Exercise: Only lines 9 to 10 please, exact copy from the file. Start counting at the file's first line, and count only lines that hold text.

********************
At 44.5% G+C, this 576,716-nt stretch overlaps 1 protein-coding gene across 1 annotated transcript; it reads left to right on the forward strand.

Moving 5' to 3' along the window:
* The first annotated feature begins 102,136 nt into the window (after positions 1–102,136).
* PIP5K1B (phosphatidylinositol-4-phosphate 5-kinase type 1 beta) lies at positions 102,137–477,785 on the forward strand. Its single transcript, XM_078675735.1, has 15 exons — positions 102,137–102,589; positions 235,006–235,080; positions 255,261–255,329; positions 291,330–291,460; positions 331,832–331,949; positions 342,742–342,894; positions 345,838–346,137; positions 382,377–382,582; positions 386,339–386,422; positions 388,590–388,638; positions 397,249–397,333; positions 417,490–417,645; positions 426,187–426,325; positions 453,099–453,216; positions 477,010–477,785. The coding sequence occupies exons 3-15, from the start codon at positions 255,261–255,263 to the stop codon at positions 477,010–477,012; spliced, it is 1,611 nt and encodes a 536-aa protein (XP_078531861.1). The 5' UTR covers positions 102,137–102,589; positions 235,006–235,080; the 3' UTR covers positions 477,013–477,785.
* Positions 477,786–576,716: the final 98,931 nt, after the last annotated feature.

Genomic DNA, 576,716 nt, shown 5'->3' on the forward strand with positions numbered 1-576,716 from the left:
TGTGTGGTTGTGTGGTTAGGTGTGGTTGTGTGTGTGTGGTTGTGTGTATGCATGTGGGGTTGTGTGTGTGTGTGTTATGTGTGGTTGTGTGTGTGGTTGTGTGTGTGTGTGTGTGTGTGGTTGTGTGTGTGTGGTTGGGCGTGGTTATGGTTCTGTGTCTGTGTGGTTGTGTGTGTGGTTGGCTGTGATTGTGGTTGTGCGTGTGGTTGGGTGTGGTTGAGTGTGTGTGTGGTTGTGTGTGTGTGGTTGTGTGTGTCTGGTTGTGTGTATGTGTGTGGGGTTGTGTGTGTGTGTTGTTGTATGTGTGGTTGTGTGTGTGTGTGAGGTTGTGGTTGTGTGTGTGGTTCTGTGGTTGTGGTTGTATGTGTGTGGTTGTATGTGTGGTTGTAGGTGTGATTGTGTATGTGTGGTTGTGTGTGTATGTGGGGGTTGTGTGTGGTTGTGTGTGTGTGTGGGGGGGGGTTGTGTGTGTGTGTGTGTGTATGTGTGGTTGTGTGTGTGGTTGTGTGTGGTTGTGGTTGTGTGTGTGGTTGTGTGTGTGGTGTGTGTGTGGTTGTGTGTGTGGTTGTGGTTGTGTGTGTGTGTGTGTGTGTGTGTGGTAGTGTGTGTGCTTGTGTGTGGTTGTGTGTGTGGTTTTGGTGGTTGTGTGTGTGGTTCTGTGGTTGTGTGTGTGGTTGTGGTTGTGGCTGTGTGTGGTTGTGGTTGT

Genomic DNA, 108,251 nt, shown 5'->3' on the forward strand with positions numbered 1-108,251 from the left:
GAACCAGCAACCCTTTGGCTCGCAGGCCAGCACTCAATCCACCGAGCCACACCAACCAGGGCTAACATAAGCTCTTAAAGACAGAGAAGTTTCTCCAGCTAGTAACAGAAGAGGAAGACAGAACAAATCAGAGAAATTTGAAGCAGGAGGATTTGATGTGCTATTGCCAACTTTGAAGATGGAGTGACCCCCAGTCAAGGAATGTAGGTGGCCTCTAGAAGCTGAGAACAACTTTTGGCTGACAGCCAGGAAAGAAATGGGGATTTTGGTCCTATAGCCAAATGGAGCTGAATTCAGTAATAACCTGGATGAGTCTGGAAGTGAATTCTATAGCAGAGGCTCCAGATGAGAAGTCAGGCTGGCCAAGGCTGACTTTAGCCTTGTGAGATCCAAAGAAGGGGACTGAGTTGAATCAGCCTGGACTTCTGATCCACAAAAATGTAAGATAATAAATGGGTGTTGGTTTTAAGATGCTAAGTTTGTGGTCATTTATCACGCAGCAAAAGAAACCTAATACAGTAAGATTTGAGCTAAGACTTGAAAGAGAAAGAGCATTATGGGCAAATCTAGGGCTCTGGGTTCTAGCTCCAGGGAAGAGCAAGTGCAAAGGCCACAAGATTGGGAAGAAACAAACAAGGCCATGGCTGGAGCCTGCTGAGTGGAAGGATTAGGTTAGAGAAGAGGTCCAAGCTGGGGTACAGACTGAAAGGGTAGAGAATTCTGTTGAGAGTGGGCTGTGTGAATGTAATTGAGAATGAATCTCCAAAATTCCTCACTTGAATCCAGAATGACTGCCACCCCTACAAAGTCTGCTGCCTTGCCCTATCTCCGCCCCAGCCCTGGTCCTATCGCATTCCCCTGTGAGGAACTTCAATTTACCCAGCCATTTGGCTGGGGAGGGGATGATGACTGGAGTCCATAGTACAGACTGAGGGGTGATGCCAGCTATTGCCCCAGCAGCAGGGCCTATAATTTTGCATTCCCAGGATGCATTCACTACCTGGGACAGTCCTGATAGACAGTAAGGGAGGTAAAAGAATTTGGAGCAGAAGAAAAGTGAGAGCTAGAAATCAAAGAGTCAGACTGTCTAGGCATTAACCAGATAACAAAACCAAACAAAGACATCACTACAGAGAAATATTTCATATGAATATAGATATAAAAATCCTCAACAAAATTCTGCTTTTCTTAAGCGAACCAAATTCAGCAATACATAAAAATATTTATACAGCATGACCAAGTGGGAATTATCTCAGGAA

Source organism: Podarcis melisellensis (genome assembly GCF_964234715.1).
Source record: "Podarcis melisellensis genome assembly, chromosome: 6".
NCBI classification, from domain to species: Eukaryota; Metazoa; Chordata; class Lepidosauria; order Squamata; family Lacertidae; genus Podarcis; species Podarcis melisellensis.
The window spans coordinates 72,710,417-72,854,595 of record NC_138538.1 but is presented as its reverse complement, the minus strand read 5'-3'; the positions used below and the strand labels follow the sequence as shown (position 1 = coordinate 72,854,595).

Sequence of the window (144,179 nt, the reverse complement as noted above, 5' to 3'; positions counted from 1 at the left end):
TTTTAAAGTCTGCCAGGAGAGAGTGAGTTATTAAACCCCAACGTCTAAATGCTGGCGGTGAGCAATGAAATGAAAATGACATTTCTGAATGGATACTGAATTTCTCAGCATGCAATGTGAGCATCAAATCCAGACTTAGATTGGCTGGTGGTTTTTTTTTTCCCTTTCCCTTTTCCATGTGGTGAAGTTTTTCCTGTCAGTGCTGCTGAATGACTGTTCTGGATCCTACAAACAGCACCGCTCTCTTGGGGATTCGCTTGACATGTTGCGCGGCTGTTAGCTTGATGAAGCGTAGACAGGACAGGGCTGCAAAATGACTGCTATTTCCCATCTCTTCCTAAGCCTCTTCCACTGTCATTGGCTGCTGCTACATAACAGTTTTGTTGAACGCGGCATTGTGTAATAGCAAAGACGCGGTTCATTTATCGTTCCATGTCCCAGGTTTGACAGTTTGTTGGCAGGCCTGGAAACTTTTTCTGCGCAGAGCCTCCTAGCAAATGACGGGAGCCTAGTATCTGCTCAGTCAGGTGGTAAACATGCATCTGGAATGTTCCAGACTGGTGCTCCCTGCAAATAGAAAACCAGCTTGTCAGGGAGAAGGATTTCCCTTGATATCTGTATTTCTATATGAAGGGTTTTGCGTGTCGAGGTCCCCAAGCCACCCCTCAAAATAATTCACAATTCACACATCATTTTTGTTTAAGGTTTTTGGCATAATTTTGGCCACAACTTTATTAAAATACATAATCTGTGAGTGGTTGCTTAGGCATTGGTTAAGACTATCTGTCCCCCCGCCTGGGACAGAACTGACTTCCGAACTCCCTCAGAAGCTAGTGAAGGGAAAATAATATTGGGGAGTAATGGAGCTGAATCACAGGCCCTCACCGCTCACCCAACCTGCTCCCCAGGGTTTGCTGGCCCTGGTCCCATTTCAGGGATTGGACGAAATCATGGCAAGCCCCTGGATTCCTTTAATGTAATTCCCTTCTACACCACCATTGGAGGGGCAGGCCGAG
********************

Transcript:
GAACCAGCAACCCTTTGGCTCGCAGGCCAGCACTCAATCCACCGAGCCACACCAACCAGGGCTAACATAAGCTCTTAAAGACAGAGAAGTTTCTCCAGCTAGTAACAGAAGAGGAAGACAGAACAAATCAGAGAAATTTGAAGCAGGAGGATTTGATGTGCTATTGCCAACTTTGAAGATGGAGTGACCCCCAGTCAAGGAATGTAGGTGGCCTCTAGAAGCTGAGAACAACTTTTGGCTGACAGCCAGGAAAGAAATGGGGATTTTGGTCCTATAGCCAAATGGAGCTGAATTCAGTAATAACCTGGATGAGTCTGGAAGTGAATTCTATAGCAGAGGCTCCAGATGAGAAGTCAGGCTGGCCAAGGCTGACTTTAGCCTTGTGAGATCCAAAGAAGGGGACTGAGTTGAATCAGCCTGGACTTCTGATCCACAAAAATGTAAGATAATAAATGGGTGTTGGTTTTAAGATGCTAAGTTTGTGGTCATTTATCACGCAGCAAAAGAAACCTAATACAGTAAGATTTGAGCTAAGACTTGAAAGAGAAAGAGCATTATGGGCAAATCTAGGGCTCTGGGTTCTAGCTCCAGGGAAGAGCAAGTGCAAAGGCCACAAGATTGGGAAGAAACAAACAAGGCCATGGCTGGAGCCTGCTGAGTGGAAGGATTAGGTTAGAGAAGAGGTCCAAGCTGGGGTACAGACTGAAAGGGTAGAGAATTCTGTTGAGAGTGGGCTGTGTGAATGTAATTGAGAATGAATCTCCAAAATTCCTCACTTGAATCCAGAATGACTGCCACCCCTACAAAGTCTGCTGCCTTGCCCTATCTCCGCCCCAGCCCTGGTCCTATCGCATTCCCCTGTGAGGAACTTCAATTTACCCAGCCATTTGGCTGGGGAGGGGATGATGACTGGAGTCCATAGTACAGACTGAGGGGTGATGCCAGCTATTGCCCCAGCAGCAGGGCCTATAATTTTGCATTCCCAGGATGCATTCACTACCTGGGACAGTCCTGATAGACAGTAAGGGAGGTAAAAGAATTTGGAGCAGAAGAAAAGTGAGAGCTAGAAATCAAAGAGTCAGACTGTCTAGGCATTAACCAGATAACAAAACCAAACAAAGACATCACTACAGAGAAATATTTCATATGAATATAGATATAAAAATCCTCAACAAAATTCTGCTTTTCTTAAGCGAACCAAATTCAGCAATACATAAAAATATTTATACAGCATGACCAAGTGGGAATTATCTCAGGAA

Source organism: Podarcis melisellensis (genome assembly GCF_964234715.1).